It’s moving so fast, this Newsweek article has barely hit the magazine stands.
In the new Indiana Jones film, our hero finds himself in a nuclear test site. To save himself, he hops into a lead-lined refrigerator. The bomb blast hurls him across the desert. He opens the door. Not a scratch on Harrison Ford’s rugged 65-year-old face.
You could say Indy fans were disappointed, but that would be an understatement. They were profoundly disappointed, so much so that they started a viral campaign to inaugurate the phrase “nuking the fridge” to mean something that utterly beyond your power to suspend disbelief.
Try Googling “nuking the fridge.” As of today, I found more than 30,000 results. There’s even a website devoted to it: www.nukingthefridge.com. This is perhaps only the beginning of how fast the English language will change during this century thanks to the amazing power of Web 2.0.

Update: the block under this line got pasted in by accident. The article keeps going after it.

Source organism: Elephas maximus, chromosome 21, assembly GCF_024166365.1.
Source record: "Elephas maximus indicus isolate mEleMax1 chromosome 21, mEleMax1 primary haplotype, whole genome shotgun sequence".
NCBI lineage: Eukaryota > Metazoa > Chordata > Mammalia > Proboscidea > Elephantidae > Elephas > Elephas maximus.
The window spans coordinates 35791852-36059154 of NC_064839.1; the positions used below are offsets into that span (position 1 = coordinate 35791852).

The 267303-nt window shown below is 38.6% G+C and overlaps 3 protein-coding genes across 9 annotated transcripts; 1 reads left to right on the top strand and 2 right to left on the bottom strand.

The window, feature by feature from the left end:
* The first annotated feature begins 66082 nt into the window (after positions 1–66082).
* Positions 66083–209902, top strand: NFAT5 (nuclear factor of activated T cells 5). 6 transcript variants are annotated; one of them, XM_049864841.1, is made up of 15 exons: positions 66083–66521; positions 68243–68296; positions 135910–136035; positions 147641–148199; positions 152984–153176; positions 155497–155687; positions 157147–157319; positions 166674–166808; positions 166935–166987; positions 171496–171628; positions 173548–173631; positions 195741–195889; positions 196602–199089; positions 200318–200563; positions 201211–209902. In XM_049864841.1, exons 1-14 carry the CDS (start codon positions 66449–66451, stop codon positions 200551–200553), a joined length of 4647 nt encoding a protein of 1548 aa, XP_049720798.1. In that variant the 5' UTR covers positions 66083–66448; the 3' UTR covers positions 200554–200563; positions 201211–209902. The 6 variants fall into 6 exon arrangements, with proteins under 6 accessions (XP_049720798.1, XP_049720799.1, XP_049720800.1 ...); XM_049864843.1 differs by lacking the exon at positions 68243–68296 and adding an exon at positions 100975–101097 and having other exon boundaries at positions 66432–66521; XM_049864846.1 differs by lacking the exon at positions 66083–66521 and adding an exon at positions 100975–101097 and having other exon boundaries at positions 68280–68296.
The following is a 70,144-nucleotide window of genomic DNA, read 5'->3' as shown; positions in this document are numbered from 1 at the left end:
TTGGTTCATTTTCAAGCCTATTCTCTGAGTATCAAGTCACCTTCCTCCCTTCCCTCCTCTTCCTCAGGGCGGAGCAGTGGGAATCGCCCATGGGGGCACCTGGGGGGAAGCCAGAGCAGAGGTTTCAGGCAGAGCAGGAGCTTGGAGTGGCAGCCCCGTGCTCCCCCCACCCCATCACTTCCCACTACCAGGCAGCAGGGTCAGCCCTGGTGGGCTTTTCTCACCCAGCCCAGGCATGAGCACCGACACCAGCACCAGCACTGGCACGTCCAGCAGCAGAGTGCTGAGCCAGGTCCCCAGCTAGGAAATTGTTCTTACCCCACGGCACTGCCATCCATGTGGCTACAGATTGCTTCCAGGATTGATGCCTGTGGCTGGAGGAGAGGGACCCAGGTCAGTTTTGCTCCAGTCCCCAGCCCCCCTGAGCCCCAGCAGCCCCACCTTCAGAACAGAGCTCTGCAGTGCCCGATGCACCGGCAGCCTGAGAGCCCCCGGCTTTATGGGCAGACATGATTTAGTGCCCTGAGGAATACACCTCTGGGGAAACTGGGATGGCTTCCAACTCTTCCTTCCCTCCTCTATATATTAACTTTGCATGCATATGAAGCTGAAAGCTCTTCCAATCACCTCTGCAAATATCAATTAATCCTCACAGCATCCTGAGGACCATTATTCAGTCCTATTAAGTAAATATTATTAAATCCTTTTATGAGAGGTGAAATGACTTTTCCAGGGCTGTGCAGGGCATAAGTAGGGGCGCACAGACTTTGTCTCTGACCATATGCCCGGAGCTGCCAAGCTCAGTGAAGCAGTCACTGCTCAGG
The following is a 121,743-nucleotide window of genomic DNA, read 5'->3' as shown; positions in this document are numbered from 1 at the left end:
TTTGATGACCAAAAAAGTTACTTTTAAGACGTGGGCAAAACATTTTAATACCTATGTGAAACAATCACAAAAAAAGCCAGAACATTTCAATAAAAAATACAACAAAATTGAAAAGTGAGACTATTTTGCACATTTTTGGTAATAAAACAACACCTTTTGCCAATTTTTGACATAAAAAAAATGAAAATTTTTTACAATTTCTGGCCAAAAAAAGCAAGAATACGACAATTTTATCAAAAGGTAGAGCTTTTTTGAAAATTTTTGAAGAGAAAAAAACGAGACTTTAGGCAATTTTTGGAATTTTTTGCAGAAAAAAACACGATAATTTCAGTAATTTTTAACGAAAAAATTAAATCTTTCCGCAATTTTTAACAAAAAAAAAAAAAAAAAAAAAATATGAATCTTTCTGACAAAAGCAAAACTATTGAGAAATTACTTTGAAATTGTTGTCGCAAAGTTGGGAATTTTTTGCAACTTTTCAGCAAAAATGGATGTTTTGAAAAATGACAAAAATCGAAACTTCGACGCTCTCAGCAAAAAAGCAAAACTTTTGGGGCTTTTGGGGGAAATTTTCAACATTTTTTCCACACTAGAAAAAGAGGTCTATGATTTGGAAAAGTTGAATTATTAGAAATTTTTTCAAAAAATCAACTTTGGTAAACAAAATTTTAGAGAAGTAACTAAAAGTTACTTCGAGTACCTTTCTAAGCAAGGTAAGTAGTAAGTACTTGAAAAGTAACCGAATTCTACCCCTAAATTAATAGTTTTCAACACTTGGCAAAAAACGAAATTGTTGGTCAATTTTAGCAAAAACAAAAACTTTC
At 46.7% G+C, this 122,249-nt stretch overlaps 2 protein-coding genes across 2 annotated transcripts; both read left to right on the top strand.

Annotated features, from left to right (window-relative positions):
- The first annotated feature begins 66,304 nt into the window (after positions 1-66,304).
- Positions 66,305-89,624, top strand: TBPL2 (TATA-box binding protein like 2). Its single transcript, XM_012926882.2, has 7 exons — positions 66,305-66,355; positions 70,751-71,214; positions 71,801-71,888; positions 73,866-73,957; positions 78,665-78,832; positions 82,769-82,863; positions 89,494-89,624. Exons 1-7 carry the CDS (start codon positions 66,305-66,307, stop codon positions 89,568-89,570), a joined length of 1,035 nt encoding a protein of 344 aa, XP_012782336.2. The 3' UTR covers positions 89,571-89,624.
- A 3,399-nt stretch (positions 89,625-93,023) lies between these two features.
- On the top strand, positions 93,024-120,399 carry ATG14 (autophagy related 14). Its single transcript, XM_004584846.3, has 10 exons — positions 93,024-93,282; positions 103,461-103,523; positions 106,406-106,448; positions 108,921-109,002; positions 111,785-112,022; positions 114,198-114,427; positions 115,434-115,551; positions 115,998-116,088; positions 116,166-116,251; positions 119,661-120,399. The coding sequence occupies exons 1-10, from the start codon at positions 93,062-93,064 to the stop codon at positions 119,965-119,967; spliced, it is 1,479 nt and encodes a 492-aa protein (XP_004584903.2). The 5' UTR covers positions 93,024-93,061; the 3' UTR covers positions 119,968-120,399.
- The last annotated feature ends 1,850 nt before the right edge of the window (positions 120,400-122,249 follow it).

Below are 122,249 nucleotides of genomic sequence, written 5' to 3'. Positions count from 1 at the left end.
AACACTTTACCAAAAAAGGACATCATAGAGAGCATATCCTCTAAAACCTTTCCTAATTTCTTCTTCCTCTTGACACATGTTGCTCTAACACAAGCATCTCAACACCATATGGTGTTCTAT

Here’s part of the piece from Newsweek, published today:
The phrase was born on May 24—two days after the film opened—and it went viral on movie message boards. In barely a month, it has blown through several Web. 2.0 benchmarks: YouTube tributes, “fridge” haikus, merch-hawking Web sites, “Word of the Day” status on UrbanDictionary.com. “You’re expecting [the movie] to be as great as you remembered it,” says Beth Russell, creator of nukingthefridge.com, “and after the fridge scene, it was like, ‘Oooo-K’.” A new legend is born, for all the wrong reasons.